In a further development known from DE 100 54 010, an exhaust pipe, the height of which can be adjusted, is attached to the back rest, whereby the exhaust vent of this exhaust pipe is integrated into the head restraint and this exhaust vent can be adjusted in the height along with the head restraint. In conventional vehicle seats, in which the head restraint is arranged so as to be elevated above the back rest, such a development leads to an unsightly development with a pipe piece between the upper side of the back rest and the head restraint. Furthermore, special measures, which make the design complex and expensive, must be taken in order to use pipes to form an airway that is airtight and that can be adjusted in the height.
The object of the present invention is to provide a vehicle seat of the type mentioned at the beginning which allows circulation in the head, neck and shoulder area of the vehicle passenger and that satisfies the higher aesthetic requirements while being simple to manufacture.
To solve this problem, the present invention proposes a vehicle with a back rest, a head restraint which is adjustable in height and which has a head cushion, and a ventilation device whose exhaust vent is arranged for venting a warm airflow at the upper side of the back rest. A diverting mechanism is provided in a lower area of the head restraint and integrated into the head cushion. The diverting mechanism is arranged such that warm airflow issuing from the exhaust vent can be diverted into the head and a neck area of a seat passenger by means of this diverting mechanism. To be understood as a diverting mechanism is any structure that is formed, especially on the underside of the head restraint, opposite the back rest, namely in a special geometric shape that allows a selective diversion of the airflow to the head and/or neck area of the vehicle passenger.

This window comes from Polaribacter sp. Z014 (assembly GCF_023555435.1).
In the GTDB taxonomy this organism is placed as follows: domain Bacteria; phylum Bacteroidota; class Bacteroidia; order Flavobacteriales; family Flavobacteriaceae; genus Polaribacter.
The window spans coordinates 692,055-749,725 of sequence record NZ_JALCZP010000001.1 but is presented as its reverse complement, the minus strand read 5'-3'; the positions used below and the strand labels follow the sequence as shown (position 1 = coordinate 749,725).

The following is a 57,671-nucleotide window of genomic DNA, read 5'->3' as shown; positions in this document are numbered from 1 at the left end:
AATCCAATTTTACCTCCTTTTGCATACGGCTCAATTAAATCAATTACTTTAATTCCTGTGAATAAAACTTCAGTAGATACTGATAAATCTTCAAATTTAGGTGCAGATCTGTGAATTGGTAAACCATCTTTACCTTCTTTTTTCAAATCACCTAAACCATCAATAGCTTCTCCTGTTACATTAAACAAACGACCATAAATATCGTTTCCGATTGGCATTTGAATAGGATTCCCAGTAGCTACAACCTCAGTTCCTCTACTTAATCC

The diverting surface of the diverting mechanism provided for this is preferably formed by an injection moulding part, particularly preferably in the form of a plastic shell, which is attached to the head cushion, namely preferably by mechanism of being clipped into place. This development allows the diverting surface to be shaped for the best possible diversion of the warm airflow to the neck and/or head area of the vehicle passenger. Concave and/or convex developments are consequently possible. In the case of a relatively bundled warm airflow flowing out of the upper area of the back rest, this warm airflow can be diverted and emitted in a comparatively diffuse manner in the direction of the head and/or neck area by means of the diverting mechanism. For this purpose, the diverting mechanism can particularly have a rough surface structure which breaks the relatively bundled warm airflow and softly diverts it to the neck and/or head area of the vehicle passenger.
In contrast to the known state of the art, in the solution concept according to the invention an airway is used between the upper side of the back rest and the underside of the head restraint in order for the airflow to stream preferably strongly bundled, first against the underside of the head restraint and there especially against the diverting mechanism. It is not until after the diverting mechanism that the warm airflow is fanned out and homogenized in such a way that circulation that is pleasant for the vehicle passenger is achieved in the head and neck area.